At the end of the course, students should be able to:

  • Improve their effectiveness in arguing for and developing a position on any issue.
  • Strengthen their ability to clarify confusing ideas, texts, and situations.
  • Acquire several formal tools useful for effective decision-making.
  • Increase their ability to plan ahead and exercise reliable judgment.
  • Increase their mental agility and adaptability.
  • Develop their ability to present ideas clearly and persuasively.

Computational Thinking and Programming equips students to tackle complex computational problems; it trains students to design solutions to solve those problems using a computer program. It draws upon concepts from mathematics and computer science – more precisely, discrete mathematics, data structures and algorithm design.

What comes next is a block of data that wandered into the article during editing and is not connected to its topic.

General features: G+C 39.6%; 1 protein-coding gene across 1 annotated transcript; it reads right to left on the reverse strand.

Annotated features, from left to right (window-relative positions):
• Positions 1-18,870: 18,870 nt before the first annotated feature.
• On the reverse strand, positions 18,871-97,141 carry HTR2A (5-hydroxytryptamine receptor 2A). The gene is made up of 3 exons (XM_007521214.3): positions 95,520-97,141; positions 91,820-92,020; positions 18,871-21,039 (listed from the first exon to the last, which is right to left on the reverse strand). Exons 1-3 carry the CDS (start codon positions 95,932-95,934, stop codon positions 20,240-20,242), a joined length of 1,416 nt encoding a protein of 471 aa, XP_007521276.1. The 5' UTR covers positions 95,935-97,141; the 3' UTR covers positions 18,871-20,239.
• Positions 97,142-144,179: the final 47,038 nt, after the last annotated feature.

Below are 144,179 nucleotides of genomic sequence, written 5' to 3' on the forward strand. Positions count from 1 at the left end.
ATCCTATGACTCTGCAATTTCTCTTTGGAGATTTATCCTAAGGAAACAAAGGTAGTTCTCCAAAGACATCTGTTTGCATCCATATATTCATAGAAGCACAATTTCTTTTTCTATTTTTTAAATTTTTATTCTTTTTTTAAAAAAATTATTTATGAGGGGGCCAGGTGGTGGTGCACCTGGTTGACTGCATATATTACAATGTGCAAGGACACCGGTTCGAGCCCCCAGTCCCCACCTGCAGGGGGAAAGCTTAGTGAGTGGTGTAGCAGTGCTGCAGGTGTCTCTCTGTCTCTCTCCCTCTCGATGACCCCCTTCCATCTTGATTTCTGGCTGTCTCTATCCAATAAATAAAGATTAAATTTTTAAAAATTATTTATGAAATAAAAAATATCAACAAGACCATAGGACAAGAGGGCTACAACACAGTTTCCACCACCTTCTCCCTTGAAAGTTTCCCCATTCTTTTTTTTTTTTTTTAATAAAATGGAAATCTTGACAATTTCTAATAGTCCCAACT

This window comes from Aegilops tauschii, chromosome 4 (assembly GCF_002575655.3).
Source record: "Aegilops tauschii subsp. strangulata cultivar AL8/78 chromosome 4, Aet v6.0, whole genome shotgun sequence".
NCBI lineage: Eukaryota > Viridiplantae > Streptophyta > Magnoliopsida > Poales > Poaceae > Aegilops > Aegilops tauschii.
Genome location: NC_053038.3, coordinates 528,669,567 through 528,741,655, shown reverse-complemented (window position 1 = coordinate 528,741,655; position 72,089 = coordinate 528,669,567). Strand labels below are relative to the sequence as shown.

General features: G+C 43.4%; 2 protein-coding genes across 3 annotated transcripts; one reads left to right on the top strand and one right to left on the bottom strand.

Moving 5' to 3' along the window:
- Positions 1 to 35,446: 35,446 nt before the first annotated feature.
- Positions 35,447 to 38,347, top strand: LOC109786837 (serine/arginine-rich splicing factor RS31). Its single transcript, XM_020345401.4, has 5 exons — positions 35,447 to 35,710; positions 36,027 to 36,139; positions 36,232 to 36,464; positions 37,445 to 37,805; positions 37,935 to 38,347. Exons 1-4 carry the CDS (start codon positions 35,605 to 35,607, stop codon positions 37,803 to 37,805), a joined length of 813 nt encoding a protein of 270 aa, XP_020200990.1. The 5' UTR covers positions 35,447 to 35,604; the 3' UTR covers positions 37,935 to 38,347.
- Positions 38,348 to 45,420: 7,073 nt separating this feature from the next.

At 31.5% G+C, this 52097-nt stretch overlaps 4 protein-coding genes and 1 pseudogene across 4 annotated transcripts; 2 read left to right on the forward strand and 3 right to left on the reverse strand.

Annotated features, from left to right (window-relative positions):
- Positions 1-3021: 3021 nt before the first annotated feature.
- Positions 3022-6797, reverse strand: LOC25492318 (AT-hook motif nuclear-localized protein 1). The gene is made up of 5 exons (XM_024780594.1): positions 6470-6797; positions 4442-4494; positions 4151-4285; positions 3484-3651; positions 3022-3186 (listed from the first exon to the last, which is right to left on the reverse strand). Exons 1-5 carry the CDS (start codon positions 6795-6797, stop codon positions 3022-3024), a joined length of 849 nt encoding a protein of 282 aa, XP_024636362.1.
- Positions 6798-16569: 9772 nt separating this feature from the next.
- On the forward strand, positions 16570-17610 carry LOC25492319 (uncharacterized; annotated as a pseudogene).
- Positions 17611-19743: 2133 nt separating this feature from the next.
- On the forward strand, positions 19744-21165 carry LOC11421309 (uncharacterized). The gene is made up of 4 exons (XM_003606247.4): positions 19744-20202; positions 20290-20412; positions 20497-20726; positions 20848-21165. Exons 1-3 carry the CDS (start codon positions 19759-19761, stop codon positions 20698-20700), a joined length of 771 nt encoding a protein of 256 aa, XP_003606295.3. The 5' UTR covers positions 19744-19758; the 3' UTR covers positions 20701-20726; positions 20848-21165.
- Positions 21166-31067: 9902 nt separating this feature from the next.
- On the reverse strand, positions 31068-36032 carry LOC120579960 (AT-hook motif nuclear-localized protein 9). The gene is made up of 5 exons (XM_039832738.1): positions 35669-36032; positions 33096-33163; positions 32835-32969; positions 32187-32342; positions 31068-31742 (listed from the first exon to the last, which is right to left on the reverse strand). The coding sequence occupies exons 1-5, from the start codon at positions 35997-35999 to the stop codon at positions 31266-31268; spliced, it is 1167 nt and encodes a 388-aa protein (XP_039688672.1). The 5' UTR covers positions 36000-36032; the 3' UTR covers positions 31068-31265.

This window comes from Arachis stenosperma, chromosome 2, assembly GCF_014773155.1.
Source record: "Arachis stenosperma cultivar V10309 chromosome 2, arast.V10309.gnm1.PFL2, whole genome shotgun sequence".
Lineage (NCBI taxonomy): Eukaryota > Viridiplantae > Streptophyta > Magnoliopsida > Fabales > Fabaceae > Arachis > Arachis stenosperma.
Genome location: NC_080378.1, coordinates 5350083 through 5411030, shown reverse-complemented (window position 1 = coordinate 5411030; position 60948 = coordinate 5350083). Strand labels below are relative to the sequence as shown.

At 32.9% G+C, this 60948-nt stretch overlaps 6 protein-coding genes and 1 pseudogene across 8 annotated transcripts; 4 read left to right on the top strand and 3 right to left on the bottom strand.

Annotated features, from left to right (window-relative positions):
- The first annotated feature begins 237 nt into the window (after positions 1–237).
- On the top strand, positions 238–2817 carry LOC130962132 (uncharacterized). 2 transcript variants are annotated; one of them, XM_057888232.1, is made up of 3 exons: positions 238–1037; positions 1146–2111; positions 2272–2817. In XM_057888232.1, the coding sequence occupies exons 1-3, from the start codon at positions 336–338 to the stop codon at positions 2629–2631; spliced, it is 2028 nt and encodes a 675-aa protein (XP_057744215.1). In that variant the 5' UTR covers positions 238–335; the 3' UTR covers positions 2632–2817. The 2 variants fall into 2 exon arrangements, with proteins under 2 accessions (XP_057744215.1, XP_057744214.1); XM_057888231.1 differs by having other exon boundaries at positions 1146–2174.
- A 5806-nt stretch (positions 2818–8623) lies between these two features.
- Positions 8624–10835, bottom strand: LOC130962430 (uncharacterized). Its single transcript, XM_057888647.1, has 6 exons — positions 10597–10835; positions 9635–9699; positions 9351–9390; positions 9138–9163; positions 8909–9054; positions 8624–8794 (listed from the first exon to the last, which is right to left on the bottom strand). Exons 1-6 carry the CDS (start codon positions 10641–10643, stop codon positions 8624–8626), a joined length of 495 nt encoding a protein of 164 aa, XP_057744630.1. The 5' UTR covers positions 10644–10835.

This course will hone students’ analytical skills as they are challenged to think abstractly and computationally. Their minds will be open to the wonders of computing, as they go behind the scene to unravel the fundamental analytics that empower social networking sites, consulting agencies and service companies.

NOTE: To facilitate learning in this course, you are required to know and use programming. You are advised to pick up the Python programming language before the course, for instance by practising with online tutorials such as


At the end of the course, students should be able to:

  • Discover the science of computing (or How to think like a Computer Scientist).